Global Politics

As families are lost to China’s ‘re-education camps,’ US Uighurs are split

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A protest crowd holds up signs with black outlines of people and names of people

Tibetan, Chinese, Uighur and American activists rally outside the White House in Washington, DC in September 2015 to ask then-President Barack Obama to publicly call on Chinese President Xi Jinping to halt the crackdown on Tibetans and Uighurs. Uighurs plan to demonstrate on Dec. 20, 2018 in Washington, DC to draw attention to UN reports of "concentration camps" in China. 

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Kevin Lamarque/Reuters

Aydin Anwar has family in China that she’s never met — family she hasn’t heard from in a long time.

That’s because they’ve been missing for years.

“We don’t know where they are,” Anwar says. “We don’t know if they’re alive or dead. We have no way of contacting them.”

And no one seemed to be paying attention, until this past summer.

A United Nations panel reported that China had turned the Xinjiang Uighur Autonomous Region into “a massive internment camp.” Satellite images showed facilities like prisons with watchtowers. China calls them “re-education” camps for vocational training. More reporting has exposed a system of forced labor.

Related: China's crackdown on Xinjiang's Uighur Muslims draws international concern

The UN estimates China could be holding as many as a million Uighurs, who are predominantly Muslim, in camps.

“Survivors of the camps have described their experiences as a deliberate attempt by Beijing to strangle Uighur culture and stamp out the Muslim faith,” Vice President Mike Pence said in an October speech.

The Trump administration is considering sanctions against China for human rights abuses.

China has denied those allegations but the many Uighurs across the world who’ve escaped the region are urging international leaders to take action. Like many communities in exile, though, there’s disagreement on what action to take.

Related: China says Uighur detention centers fight terrorism, rejects UN criticism

Anwar was born in the United States, after her parents won asylum and settled in the Washington, DC, area. Her father has long fought for Uighur rights.

“People in these camps are forced to renounce their faith, adopt atheism and pledge allegiance to the Chinese state as a god,” explains Anwar, whose extended family is still in China. “With lethal injection, forced sterilization, torture, bodies being cremated to destroy evidence. These are all signs of a looming genocide.”

So Anwar, a Duke University student, has thrown herself into activism, with what’s called the East Turkestan National Awakening Movement — East Turkestan is the name many Uighurs call their homeland in China.

Related: UN panel: China holding Uighurs in 'massive internment camp'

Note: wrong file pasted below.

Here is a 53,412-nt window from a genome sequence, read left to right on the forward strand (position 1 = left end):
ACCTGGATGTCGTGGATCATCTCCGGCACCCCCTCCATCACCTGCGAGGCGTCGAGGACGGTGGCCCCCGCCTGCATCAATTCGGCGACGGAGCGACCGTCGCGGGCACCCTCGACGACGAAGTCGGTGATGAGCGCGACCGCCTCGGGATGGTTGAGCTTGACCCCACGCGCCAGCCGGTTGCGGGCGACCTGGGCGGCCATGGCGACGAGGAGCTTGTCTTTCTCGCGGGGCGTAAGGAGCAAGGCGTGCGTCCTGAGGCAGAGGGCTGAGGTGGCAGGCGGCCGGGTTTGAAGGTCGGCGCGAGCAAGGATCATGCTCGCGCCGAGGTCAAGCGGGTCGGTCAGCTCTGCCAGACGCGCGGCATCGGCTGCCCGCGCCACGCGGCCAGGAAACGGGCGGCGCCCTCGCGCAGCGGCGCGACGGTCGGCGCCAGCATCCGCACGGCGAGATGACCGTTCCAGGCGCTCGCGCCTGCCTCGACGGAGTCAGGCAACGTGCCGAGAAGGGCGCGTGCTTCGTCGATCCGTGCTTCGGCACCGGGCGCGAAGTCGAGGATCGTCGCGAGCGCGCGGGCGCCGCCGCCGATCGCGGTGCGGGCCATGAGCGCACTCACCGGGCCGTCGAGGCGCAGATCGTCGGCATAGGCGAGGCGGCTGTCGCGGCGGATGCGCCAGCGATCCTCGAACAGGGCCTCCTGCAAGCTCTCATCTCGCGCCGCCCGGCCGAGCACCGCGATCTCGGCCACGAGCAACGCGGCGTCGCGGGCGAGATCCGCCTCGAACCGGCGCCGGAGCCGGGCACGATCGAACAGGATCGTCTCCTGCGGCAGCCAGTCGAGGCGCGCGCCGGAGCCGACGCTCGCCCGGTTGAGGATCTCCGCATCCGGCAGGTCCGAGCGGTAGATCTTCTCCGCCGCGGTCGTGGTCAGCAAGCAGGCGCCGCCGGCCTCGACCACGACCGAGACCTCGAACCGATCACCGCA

Men in orange hard hats walk alongside a large fence topped with barbed wire. Behind the fence are lookout towers.

Workers walk by the perimeter fence of what is officially known as a vocational skills education center in Dabancheng in Xinjiang Uighur Autonomous Region, China. This center, situated between regional capital Urumqi and tourist spot Turpan, is among the largest known ones, and was still undergoing extensive construction and expansion in September 2018. The UN has reported that the Chinese government may be holding as many as 1 million Uighurs in camps.

Credit:

Thomas Peter/Reuters

Salih Hudayar started the movement last year. He says he has more than 80 relatives missing.

“The only way we can ensure our freedoms and human rights is by restoring our independence and that’s the only way we can ensure our overall survival as a whole,” he says.  

But calling for independence is controversial among older, established Uighur groups.

“They say it’s unrealistic,” he says. “Or that the international community will stand against it, the US will oppose it — which is nonsense.”

The disagreement is causing a split. The new group has been shunned by established Uighur organizations.

“The fact that they weren’t willing to work with us is what caused us to come out as a different organization,” Hudayar says.

Ilshat Kokbore is the president of the Uyghur American Association. He says older generations of the Uighur diaspora have already tried many different ways of approaching China.

“You can’t do anything else,” Kokbore says. “We know that. We tried all other means. It didn’t work.”   

Kokbore came to the US as a refugee in 2006. Everyone wants independence, he says, but first, there are priorities.

“We want first to save these people from the concentration camp,” he says. “They need to be alive.”

He says he hasn’t heard from his sisters or his mother for three years now.  

“It’s unbearable,” he says. “I want my government to find out at least where is my mother?”

Kokbore is grateful for the efforts of US politicians. He calls GOP Sen. Marco Rubio “his personal hero” for demanding investigations of Uighur camps.

But Kokbore says so far there’s been no action, and that sends a signal to Beijing.

The younger Uighur group wants the US and UN to label what’s happening in China as genocide and send in peacekeepers. They’re planning to demonstrate in front of the White House on Thursday, Dec. 20, to mark the anniversary of the day in 1949 when Uighurs say China occupied their homeland.  

Anwar, the Duke student, says she’s glad there is greater awareness among Americans after the news reports from the summer. She wants them to know why Uighurs have fought for freedom, for so long.

“I’m still trying to be grateful and use the voice that’s been given to me and the freedom to speak out for the people who are being blocked off from the entire world and being ignored and slowly put to death,” Anwar says.

Anwar says she’ll play her part, just like her dad did.

 

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